On 8/22/2012 9:35 PM, meekerdb wrote:
On 8/22/2012 6:21 PM, Stephen P. King wrote:
On 8/22/2012 7:43 PM, meekerdb wrote:
On 8/22/2012 1:09 PM, Stephen P. King wrote:
On 8/22/2012 2:44 PM, meekerdb wrote:
On 8/22/2012 4:36 AM, Stephen P. King wrote:
Nothing "in the theory" suggests that landscapes are a
problem! But that is kinda my point, we have to use meta-theories
of one sort or another to evaluate theories. Occam's Razor is a
nice example... My point is that explanations should be hard to
vary and get the result that one needs to "match the data" or
else it is not an explanation at all. One can get anything they
want with a theory that has landscapes. Look!
"The string theory landscape or anthropic landscape refers to the
large number of possible false vacua in string theory. The
"landscape" includes so many possible configurations that some
physicists think that the known laws of physics, the standard
model and general relativity with a positive cosmological
constant, occur in at least one of them. The anthropic landscape
refers to the collection of those portions of the landscape that
are suitable for supporting human life, an application of the
anthropic principle that selects a subset of the theoretically
In string theory the number of false vacua is commonly quoted as
10500. The large number of possibilities arises from different
choices of Calabi-Yau manifolds and different values of
generalized magnetic fluxes over different homology cycles. If
one assumes that there is no structure in the space of vacua, the
problem of finding one with a sufficiently small cosmological
constant is NP complete, being a version of the subset sum problem."
Boom, there it is! The computation problem!
NP-complete problems, or just N-problems, are ones that consume a
lot of computational resources for large problems. But the
required resources are finite and the problems are solvable. So
what's the problem?
It is all about how big the finite problems grow to and whether
or not their demand for resources can be kept up with the load. It
seems to me that Nature would divide up the labor into as many
niches as possible and have a distributed "on demand" system rather
than a single top down computation system.
But you're trying to explain nature. You seem to be assuming nature
as a limited resource in the explanation, thus assuming the thing
you're trying to explain. Bruno at least puts his explanation in
Platonia where the resources are infinite.
Of course I am trying to explain Nature, in the sense of building
a ontological theoretical framework. If one starts assuming that
Nature has infinite resources available then one has to ask why is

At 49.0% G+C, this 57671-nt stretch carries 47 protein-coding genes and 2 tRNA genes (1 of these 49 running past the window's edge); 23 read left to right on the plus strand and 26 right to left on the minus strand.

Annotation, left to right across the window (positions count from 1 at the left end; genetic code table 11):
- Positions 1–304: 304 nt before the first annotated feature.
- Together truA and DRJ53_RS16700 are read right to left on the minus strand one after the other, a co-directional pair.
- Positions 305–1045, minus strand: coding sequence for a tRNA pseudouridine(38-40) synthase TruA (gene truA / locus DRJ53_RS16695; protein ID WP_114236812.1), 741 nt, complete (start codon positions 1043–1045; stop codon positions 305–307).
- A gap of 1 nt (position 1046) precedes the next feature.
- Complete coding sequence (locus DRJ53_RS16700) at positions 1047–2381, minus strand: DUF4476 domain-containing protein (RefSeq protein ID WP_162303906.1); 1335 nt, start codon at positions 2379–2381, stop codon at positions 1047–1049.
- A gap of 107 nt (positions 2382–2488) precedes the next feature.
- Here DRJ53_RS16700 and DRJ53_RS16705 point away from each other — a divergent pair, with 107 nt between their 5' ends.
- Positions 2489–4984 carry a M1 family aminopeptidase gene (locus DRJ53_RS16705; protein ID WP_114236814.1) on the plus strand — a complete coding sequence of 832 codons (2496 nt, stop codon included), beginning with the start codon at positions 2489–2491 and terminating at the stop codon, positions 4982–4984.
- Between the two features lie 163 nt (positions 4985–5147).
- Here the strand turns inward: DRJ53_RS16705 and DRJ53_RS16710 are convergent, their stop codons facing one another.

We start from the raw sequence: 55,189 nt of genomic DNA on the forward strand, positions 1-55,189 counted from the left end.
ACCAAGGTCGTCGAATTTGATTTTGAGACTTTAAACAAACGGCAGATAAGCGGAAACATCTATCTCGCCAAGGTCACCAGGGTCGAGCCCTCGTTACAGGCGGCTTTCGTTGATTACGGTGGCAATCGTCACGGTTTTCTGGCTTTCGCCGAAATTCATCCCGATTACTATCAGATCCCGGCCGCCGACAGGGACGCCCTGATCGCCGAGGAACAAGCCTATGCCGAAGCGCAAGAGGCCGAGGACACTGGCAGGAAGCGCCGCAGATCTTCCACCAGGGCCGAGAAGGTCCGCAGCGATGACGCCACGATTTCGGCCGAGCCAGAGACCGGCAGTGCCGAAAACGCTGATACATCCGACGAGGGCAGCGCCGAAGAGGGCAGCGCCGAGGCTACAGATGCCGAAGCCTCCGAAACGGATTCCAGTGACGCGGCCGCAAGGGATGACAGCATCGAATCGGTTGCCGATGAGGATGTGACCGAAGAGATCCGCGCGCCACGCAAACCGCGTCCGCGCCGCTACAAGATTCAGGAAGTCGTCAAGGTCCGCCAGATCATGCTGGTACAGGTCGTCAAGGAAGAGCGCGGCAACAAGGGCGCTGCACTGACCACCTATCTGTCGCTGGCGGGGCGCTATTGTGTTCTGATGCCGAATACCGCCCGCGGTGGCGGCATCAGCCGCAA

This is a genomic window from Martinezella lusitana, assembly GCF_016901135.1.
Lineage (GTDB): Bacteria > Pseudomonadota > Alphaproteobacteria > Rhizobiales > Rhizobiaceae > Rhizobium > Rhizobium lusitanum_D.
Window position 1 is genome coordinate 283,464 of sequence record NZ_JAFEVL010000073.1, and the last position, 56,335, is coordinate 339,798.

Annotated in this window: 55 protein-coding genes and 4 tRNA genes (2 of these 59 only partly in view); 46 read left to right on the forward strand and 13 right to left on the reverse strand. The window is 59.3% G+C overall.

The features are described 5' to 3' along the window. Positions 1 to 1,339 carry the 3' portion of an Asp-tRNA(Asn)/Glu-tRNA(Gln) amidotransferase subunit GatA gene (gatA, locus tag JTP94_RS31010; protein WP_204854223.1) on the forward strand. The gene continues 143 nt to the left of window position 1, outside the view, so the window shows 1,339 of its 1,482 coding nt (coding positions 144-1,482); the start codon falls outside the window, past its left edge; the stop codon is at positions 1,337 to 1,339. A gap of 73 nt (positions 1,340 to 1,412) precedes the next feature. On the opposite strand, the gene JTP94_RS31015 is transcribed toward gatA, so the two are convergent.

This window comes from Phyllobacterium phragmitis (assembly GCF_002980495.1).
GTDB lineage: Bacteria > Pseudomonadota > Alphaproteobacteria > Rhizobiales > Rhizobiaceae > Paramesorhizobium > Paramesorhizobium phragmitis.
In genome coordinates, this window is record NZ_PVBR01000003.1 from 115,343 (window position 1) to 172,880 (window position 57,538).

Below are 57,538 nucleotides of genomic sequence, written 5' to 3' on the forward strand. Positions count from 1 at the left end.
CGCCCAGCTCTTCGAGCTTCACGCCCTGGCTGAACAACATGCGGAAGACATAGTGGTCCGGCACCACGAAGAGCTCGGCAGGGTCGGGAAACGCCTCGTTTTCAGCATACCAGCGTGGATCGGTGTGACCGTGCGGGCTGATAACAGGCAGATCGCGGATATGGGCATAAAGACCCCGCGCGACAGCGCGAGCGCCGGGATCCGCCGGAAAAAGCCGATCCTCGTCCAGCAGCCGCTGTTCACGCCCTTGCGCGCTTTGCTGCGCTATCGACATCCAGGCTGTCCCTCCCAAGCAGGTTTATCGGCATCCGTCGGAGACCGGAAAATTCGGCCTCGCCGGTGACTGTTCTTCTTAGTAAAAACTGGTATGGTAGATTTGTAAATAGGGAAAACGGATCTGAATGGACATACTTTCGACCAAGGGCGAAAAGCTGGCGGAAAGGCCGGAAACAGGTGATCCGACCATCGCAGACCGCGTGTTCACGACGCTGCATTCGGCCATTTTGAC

there a finite world with all the thermodynamic drudgery?
How do you know the world is finite? Most cosmologies allow that the
multiverse is infinite in extent.
Good catch! I mean to write "observationally finite". The plurality
of physical worlds allows for the possibility of at least one physical
system to implement any possible computation, so we don't need the "wall
of Platonia" to be tape for the UD.
Bruno does not seem to ever actually address this directly.
Sure he does. The UD only uses finite resources at any give step -
the states are countable and are only executed finitely.
Yes, but with no reference to thermodynamic limits.
It is left as an "open problem". This is why he dismisses the
NP-Complete problem so casually... It is easy to think that way when
thinking in top -> down terms. I am assuming the known physical laws,
particularly thermodynamics and working back down to the ontology.
Physical laws are never 'known'. They are models to explain our
Another good point. This is where the SSA is useful. I leave that
part of things to the logicians to work out.
If you assume them, then you've assume the model is correct and the
ontology is whatever exists in the model. Why would you do that??
This is Bruno's sin, not mine! Haev you read our
knock-down-drag-out fight over the definition of existence? He defined
existence as contingent on theory, I don't.
He and I are looking from opposite directions. It does not mean that
we fundamentally disagree on the general picture.
There is really only one major disagreement between Bruno and I
and it is our definitions of Universality. He defines computations
and numbers are existing completely seperated from the physical and I
insist that there must be at least one physical system that can
actually implement a given computation.
I think it is probably a consequence of his theory that persons can
only exist when physics exists and vice versa; but it is difficult to
work out the implications (especially for me, maybe not for Bruno).
OK, but if we look at the idea that Pratt proposes, physics drops
out as the maximally consistent set of invariances for a given
collection of observers (monads) that can communicate (aka bisimulate
This puts the material worlds and immaterial realm on equal
ontological footings and joined together in a isomorphism type
duality relation because of this restriction.
That means you need a material primitive AND an immaterial primitive.
No, only the totality of what exist is primitive. the material and
immaterial emerge as dual and finite aspects. It was Spinoza that first
proposed a version of this idea.
I care more about the philosophical stuff and he the logical stuff.
That a nice division of labor. :-)
Logic is just some rules to keep us from talking self-contradictory
Bah, humbug! ;-) You are giving logic far too little credit.
"Nature, to be commanded, must be obeyed."
~ Francis Bacon
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